GALLIPOLI - The catastrophe of Gallipoli 90 years ago scarred New Zealanders’ hearts and caused immense grief to families, Prime Minister Helen Clark told an Anzac Day service today at the site where so many died.
At the Chunuk Bair memorial overlooking the Narrows in the Dardanelles, Miss Clark told thousands of New Zealanders and Australians, the human sacrifice was felt throughout the land and few communities were left untouched.
What began as a great adventure became a nightmare which was to be repeated on the Western Front in France and Belgium in the next three years.
"Yet it also stirred within our people a new sense of national identity.
"It is said the troops left home as colonial soldiers in the service of the empire but returned as New Zealanders," she said.
"We look back with awe at the incredible courage the New Zealanders displayed at Gallipoli and in the following campaigns in the Great War.
"Facing incredible odds, and often poorly clothed, fed and armed, they nonetheless fought with courage and with honour -- attributes which we value greatly to this day."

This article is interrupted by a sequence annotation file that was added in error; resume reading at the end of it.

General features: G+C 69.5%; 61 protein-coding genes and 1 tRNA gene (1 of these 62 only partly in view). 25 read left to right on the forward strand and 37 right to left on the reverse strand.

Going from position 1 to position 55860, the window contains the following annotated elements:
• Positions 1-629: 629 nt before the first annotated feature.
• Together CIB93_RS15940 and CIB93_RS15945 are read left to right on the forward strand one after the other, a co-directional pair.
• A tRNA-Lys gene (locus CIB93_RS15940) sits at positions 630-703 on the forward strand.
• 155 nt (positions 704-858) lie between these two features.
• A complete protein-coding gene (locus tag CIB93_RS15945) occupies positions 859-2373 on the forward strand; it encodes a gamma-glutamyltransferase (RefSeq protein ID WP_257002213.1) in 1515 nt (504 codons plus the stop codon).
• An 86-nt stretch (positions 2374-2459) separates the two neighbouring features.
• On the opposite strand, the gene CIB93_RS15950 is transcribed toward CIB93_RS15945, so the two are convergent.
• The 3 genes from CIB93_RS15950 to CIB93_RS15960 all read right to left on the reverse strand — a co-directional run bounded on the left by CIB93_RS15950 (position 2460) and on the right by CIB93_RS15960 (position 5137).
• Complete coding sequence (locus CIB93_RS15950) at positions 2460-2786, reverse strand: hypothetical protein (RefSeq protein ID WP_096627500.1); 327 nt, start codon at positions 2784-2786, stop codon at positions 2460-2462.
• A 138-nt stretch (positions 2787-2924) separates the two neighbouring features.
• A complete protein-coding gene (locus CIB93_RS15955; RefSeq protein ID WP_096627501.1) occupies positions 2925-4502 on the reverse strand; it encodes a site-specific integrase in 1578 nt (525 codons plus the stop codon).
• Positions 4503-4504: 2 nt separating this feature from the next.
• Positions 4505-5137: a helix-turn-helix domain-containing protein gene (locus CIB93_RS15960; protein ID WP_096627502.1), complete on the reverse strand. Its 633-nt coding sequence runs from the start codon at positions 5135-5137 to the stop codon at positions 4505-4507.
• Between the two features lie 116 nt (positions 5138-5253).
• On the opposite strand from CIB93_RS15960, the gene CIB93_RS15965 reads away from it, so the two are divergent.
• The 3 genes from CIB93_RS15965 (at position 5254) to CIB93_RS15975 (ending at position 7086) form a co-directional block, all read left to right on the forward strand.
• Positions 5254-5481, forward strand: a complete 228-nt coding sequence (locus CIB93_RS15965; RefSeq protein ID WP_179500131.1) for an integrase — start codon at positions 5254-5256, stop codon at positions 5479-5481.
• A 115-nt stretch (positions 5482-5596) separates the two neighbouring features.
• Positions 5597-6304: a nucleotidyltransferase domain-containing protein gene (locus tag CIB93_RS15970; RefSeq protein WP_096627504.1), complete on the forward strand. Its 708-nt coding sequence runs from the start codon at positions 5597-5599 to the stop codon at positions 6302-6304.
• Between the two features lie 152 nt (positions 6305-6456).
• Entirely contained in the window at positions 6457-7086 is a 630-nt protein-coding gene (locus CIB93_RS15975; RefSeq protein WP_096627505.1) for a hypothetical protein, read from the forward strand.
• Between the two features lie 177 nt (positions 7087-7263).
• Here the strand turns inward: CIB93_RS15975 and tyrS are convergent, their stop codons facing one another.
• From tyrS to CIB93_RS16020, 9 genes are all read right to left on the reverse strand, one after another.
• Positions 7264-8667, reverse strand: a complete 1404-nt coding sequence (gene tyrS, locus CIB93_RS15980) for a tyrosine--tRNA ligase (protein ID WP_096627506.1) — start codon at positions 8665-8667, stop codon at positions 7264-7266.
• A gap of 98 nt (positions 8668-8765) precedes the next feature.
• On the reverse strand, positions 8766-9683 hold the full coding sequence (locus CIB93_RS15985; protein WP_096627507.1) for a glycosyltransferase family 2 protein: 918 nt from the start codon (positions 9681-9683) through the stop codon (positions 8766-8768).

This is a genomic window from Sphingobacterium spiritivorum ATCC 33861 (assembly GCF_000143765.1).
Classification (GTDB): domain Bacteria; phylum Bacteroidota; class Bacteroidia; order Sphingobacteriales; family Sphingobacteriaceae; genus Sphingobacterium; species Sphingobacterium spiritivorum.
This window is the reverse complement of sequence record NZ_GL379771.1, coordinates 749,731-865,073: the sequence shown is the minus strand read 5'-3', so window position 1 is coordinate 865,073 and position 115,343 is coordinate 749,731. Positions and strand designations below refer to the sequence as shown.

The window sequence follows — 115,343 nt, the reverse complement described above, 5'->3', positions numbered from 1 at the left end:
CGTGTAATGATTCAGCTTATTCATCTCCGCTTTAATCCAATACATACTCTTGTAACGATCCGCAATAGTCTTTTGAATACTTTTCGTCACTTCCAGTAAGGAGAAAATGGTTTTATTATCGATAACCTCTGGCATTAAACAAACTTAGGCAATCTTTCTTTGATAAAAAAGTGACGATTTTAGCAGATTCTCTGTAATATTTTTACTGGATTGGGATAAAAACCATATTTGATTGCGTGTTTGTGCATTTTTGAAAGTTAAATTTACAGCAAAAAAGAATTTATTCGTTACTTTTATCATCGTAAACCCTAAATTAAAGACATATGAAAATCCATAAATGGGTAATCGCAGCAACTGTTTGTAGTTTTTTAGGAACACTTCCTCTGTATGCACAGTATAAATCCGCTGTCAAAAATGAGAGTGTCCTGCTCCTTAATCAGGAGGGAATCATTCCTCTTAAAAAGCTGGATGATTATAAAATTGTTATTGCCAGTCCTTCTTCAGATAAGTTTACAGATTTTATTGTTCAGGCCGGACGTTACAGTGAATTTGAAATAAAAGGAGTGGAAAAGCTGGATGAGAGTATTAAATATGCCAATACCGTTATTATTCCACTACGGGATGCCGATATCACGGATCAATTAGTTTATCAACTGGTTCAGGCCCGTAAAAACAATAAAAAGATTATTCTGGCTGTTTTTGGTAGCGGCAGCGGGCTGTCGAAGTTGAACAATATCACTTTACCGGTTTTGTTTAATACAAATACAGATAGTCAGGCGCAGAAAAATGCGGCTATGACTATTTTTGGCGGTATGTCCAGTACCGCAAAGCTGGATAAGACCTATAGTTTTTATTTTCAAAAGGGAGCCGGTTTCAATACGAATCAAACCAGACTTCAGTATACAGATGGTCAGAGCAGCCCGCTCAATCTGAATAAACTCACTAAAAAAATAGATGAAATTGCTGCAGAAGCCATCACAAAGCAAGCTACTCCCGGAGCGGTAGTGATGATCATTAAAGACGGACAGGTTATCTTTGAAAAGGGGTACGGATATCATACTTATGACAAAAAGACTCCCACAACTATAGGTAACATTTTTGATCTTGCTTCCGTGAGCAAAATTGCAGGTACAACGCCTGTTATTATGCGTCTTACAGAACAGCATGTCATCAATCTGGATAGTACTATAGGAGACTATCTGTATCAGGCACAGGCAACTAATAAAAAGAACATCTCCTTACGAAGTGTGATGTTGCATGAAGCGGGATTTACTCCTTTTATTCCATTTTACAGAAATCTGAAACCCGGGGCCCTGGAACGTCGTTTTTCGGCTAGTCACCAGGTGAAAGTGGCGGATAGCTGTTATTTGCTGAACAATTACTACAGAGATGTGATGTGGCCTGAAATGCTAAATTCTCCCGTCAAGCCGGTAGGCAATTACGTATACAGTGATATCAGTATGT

Miss Clark said at Gallipoli more than two thirds of the New Zealand dead were never identified and had no known grave.
She said that was why the Tomb of the Unknown Warrior was established -- to give a focus for remembrance of all those who died serving New Zealand overseas.
Miss Clark said tribute must also be paid to the brave Turkish soldiers who gave all for the defence of their homeland.
"They won the battle here and the whole campaign but at a terrible price."
She said that could have been the basis for long term bitterness but instead, under the leadership of Ataturk, Turkey offered reconciliation to its former adversaries with his famous words to the families of the fallen.
They were: "You the mothers who sent their sons from far away countries, wipe away your tears; you sons are now lying in our bosom and are at peace. After having lost their lives on this land, they have become our sons as well."
"Those truly were the words of a great man," Miss Clark said.
She said to understand what happened at Gallipoli was to understand what shaped the young nation of New Zealand.
Of the population of one million about 10 percent served overseas in World War 1.
She said 21 years later New Zealanders served in World War 2 and in the 1950s, the 1960s, and the 1970s more New Zealanders were deployed to conflicts off shore.
She said New Zealanders were drawn to Anzac Day services by a "simple sense of solidarity with those brave New Zealanders who served their country and never came home.
"Anzac Day is never a day for celebration. It is a day for reflection and remembrance," she said.